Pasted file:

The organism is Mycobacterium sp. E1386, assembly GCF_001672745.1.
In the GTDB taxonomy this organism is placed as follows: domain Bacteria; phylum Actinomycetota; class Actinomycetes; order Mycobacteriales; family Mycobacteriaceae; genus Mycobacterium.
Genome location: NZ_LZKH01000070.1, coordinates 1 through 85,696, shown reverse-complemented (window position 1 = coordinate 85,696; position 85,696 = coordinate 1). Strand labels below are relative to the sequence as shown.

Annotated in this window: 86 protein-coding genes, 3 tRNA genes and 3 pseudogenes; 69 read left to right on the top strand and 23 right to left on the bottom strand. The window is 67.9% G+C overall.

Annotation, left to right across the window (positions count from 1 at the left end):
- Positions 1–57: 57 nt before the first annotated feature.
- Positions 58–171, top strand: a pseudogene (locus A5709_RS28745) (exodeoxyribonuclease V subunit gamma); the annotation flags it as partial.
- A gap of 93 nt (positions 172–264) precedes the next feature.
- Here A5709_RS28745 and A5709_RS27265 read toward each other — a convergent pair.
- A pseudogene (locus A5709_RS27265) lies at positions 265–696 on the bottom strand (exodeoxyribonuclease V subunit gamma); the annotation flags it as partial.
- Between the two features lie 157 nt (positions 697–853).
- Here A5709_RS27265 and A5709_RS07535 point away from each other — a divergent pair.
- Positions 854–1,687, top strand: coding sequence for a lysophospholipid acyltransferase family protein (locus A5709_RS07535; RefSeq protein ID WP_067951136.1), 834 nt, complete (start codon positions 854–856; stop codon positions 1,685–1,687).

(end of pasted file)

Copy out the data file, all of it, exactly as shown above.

The organism is Mycobacterium sp. E1386, assembly GCF_001672745.1.
In the GTDB taxonomy this organism is placed as follows: domain Bacteria; phylum Actinomycetota; class Actinomycetes; order Mycobacteriales; family Mycobacteriaceae; genus Mycobacterium.
Genome location: NZ_LZKH01000070.1, coordinates 1 through 85,696, shown reverse-complemented (window position 1 = coordinate 85,696; position 85,696 = coordinate 1). Strand labels below are relative to the sequence as shown.

Annotated in this window: 86 protein-coding genes, 3 tRNA genes and 3 pseudogenes; 69 read left to right on the top strand and 23 right to left on the bottom strand. The window is 67.9% G+C overall.

Annotation, left to right across the window (positions count from 1 at the left end):
- Positions 1–57: 57 nt before the first annotated feature.
- Positions 58–171, top strand: a pseudogene (locus A5709_RS28745) (exodeoxyribonuclease V subunit gamma); the annotation flags it as partial.
- A gap of 93 nt (positions 172–264) precedes the next feature.
- Here A5709_RS28745 and A5709_RS27265 read toward each other — a convergent pair.
- A pseudogene (locus A5709_RS27265) lies at positions 265–696 on the bottom strand (exodeoxyribonuclease V subunit gamma); the annotation flags it as partial.
- Between the two features lie 157 nt (positions 697–853).
- Here A5709_RS27265 and A5709_RS07535 point away from each other — a divergent pair.
- Positions 854–1,687, top strand: coding sequence for a lysophospholipid acyltransferase family protein (locus A5709_RS07535; RefSeq protein ID WP_067951136.1), 834 nt, complete (start codon positions 854–856; stop codon positions 1,685–1,687).